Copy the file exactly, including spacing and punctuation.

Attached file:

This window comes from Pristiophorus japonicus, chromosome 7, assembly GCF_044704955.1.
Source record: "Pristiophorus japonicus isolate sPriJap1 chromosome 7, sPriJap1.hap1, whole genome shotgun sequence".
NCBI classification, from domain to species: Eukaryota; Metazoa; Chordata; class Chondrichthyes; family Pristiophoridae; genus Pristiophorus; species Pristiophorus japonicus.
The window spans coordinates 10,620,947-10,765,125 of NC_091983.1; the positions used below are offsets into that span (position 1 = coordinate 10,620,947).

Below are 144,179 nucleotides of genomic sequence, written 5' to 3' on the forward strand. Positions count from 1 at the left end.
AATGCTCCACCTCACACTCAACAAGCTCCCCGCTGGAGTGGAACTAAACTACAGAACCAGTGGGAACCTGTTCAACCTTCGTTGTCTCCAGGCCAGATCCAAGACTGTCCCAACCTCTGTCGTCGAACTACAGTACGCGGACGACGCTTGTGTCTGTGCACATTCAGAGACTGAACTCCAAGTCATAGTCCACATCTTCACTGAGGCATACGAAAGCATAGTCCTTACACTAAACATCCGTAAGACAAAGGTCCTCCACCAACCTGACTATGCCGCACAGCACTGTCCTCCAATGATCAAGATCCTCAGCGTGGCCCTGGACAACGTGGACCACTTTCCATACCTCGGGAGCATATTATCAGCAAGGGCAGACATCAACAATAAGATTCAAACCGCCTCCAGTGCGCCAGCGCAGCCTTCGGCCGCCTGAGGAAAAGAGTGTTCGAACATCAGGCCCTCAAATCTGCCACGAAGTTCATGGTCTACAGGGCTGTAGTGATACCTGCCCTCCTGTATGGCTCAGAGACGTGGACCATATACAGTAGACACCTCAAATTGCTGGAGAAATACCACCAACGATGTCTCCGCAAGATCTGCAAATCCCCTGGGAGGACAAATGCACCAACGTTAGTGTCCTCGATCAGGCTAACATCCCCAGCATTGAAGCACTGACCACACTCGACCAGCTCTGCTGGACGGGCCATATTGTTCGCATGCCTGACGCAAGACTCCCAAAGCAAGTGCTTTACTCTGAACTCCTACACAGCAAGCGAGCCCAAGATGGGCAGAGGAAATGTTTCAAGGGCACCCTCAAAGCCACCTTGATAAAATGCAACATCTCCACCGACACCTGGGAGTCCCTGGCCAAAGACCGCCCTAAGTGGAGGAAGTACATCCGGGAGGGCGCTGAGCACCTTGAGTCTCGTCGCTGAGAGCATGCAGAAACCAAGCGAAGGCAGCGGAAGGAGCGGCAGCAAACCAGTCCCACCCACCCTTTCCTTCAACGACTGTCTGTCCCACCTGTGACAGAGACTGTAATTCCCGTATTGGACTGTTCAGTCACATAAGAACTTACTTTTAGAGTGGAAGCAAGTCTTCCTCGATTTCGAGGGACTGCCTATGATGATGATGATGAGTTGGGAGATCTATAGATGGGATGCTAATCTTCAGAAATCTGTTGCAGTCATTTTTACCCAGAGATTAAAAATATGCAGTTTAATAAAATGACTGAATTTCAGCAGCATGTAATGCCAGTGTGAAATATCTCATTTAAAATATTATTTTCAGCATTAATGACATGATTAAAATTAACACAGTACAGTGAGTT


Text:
This window comes from Pristiophorus japonicus, chromosome 7, assembly GCF_044704955.1.
Source record: "Pristiophorus japonicus isolate sPriJap1 chromosome 7, sPriJap1.hap1, whole genome shotgun sequence".
NCBI classification, from domain to species: Eukaryota; Metazoa; Chordata; class Chondrichthyes; family Pristiophoridae; genus Pristiophorus; species Pristiophorus japonicus.
The window spans coordinates 10,620,947-10,765,125 of NC_091983.1; the positions used below are offsets into that span (position 1 = coordinate 10,620,947).

Below are 144,179 nucleotides of genomic sequence, written 5' to 3' on the forward strand. Positions count from 1 at the left end.
AATGCTCCACCTCACACTCAACAAGCTCCCCGCTGGAGTGGAACTAAACTACAGAACCAGTGGGAACCTGTTCAACCTTCGTTGTCTCCAGGCCAGATCCAAGACTGTCCCAACCTCTGTCGTCGAACTACAGTACGCGGACGACGCTTGTGTCTGTGCACATTCAGAGACTGAACTCCAAGTCATAGTCCACATCTTCACTGAGGCATACGAAAGCATAGTCCTTACACTAAACATCCGTAAGACAAAGGTCCTCCACCAACCTGACTATGCCGCACAGCACTGTCCTCCAATGATCAAGATCCTCAGCGTGGCCCTGGACAACGTGGACCACTTTCCATACCTCGGGAGCATATTATCAGCAAGGGCAGACATCAACAATAAGATTCAAACCGCCTCCAGTGCGCCAGCGCAGCCTTCGGCCGCCTGAGGAAAAGAGTGTTCGAACATCAGGCCCTCAAATCTGCCACGAAGTTCATGGTCTACAGGGCTGTAGTGATACCTGCCCTCCTGTATGGCTCAGAGACGTGGACCATATACAGTAGACACCTCAAATTGCTGGAGAAATACCACCAACGATGTCTCCGCAAGATCTGCAAATCCCCTGGGAGGACAAATGCACCAACGTTAGTGTCCTCGATCAGGCTAACATCCCCAGCATTGAAGCACTGACCACACTCGACCAGCTCTGCTGGACGGGCCATATTGTTCGCATGCCTGACGCAAGACTCCCAAAGCAAGTGCTTTACTCTGAACTCCTACACAGCAAGCGAGCCCAAGATGGGCAGAGGAAATGTTTCAAGGGCACCCTCAAAGCCACCTTGATAAAATGCAACATCTCCACCGACACCTGGGAGTCCCTGGCCAAAGACCGCCCTAAGTGGAGGAAGTACATCCGGGAGGGCGCTGAGCACCTTGAGTCTCGTCGCTGAGAGCATGCAGAAACCAAGCGAAGGCAGCGGAAGGAGCGGCAGCAAACCAGTCCCACCCACCCTTTCCTTCAACGACTGTCTGTCCCACCTGTGACAGAGACTGTAATTCCCGTATTGGACTGTTCAGTCACATAAGAACTTACTTTTAGAGTGGAAGCAAGTCTTCCTCGATTTCGAGGGACTGCCTATGATGATGATGATGAGTTGGGAGATCTATAGATGGGATGCTAATCTTCAGAAATCTGTTGCAGTCATTTTTACCCAGAGATTAAAAATATGCAGTTTAATAAAATGACTGAATTTCAGCAGCATGTAATGCCAGTGTGAAATATCTCATTTAAAATATTATTTTCAGCATTAATGACATGATTAAAATTAACACAGTACAGTGAGTT